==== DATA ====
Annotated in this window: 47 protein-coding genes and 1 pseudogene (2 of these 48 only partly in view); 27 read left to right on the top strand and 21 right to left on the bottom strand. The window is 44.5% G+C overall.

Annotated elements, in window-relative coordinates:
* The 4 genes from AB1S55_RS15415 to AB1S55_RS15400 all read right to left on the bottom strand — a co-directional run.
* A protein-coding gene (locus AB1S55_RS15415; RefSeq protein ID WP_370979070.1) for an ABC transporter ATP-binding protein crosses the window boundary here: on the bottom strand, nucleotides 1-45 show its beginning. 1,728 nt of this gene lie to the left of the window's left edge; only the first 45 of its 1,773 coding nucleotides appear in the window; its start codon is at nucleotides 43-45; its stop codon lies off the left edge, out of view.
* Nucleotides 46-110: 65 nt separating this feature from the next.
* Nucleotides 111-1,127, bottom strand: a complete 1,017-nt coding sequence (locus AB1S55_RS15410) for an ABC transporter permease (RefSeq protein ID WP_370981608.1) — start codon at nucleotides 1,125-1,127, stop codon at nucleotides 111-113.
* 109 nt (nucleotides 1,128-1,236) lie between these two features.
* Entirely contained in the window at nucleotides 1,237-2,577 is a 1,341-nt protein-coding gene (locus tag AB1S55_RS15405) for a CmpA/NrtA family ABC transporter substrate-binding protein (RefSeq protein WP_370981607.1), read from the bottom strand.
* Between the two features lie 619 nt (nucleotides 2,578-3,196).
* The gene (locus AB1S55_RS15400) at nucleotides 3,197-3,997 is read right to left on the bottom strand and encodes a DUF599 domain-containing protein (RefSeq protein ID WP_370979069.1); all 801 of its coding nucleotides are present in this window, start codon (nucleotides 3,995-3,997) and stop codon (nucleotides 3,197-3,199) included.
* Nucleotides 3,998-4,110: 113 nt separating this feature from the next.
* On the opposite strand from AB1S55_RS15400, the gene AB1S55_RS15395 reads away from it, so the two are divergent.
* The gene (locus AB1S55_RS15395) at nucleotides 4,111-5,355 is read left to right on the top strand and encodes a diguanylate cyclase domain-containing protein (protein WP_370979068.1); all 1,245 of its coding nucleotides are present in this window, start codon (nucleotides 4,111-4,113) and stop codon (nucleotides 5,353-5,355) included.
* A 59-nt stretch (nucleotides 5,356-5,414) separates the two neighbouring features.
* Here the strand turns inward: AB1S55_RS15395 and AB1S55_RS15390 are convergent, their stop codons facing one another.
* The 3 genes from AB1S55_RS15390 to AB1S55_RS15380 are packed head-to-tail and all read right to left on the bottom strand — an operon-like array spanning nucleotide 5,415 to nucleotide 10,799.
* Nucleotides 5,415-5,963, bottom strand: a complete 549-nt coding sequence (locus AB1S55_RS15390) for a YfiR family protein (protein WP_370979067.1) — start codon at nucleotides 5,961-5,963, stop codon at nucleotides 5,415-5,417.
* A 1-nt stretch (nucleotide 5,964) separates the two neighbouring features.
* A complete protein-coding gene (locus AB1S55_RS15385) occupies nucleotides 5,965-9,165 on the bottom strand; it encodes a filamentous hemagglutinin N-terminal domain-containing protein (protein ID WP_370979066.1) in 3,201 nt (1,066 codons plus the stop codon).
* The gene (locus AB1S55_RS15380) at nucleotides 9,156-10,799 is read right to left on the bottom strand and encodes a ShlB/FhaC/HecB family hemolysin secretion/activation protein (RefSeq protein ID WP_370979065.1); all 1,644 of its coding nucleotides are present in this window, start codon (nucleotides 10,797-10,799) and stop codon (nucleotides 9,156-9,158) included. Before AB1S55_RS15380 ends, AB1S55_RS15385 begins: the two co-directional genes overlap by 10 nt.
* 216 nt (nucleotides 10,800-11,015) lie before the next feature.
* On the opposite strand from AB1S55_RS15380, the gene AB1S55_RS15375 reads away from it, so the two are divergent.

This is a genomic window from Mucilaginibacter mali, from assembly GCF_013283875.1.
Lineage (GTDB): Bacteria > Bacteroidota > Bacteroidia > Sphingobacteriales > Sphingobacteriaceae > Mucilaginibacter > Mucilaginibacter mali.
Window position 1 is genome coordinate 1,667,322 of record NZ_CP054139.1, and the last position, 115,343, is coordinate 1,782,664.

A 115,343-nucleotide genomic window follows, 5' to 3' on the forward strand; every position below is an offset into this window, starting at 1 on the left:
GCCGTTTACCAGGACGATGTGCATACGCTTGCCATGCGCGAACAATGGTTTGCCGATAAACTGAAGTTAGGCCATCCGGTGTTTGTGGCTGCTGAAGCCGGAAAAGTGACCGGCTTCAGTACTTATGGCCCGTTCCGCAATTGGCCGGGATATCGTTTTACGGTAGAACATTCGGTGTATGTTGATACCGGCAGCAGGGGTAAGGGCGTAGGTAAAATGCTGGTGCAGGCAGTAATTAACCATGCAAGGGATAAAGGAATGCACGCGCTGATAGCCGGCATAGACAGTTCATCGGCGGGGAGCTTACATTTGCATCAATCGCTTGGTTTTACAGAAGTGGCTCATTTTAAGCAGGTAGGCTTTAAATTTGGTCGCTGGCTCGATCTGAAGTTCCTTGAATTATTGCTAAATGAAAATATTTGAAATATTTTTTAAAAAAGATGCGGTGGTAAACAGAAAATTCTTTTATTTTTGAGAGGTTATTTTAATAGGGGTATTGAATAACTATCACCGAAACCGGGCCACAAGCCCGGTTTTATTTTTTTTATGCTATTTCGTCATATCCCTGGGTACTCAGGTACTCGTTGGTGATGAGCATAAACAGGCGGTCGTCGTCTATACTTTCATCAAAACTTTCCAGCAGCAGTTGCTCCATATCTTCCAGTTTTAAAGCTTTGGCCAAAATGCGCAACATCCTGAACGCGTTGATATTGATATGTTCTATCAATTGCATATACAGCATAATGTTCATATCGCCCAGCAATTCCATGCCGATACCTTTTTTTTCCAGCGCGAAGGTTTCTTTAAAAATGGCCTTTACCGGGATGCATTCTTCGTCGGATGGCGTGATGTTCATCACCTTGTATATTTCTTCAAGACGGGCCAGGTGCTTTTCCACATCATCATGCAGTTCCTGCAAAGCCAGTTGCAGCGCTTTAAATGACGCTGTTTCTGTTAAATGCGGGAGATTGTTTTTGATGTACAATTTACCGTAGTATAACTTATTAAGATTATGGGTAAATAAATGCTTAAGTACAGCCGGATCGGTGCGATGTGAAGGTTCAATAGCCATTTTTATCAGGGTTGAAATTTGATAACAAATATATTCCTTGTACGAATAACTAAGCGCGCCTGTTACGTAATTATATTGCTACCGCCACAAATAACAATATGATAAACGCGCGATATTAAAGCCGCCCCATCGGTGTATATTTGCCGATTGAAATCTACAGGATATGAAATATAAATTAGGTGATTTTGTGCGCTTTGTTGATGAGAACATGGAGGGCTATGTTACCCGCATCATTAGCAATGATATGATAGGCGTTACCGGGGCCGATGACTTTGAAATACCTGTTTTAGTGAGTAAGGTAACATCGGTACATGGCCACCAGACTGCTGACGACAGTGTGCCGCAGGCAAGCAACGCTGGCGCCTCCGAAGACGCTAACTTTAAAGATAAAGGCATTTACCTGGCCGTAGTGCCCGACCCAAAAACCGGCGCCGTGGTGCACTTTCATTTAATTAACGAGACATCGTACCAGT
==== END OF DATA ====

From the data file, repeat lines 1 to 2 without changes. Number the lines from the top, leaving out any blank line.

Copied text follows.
Annotated in this window: 47 protein-coding genes and 1 pseudogene (2 of these 48 only partly in view); 27 read left to right on the top strand and 21 right to left on the bottom strand. The window is 44.5% G+C overall.

Annotated elements, in window-relative coordinates: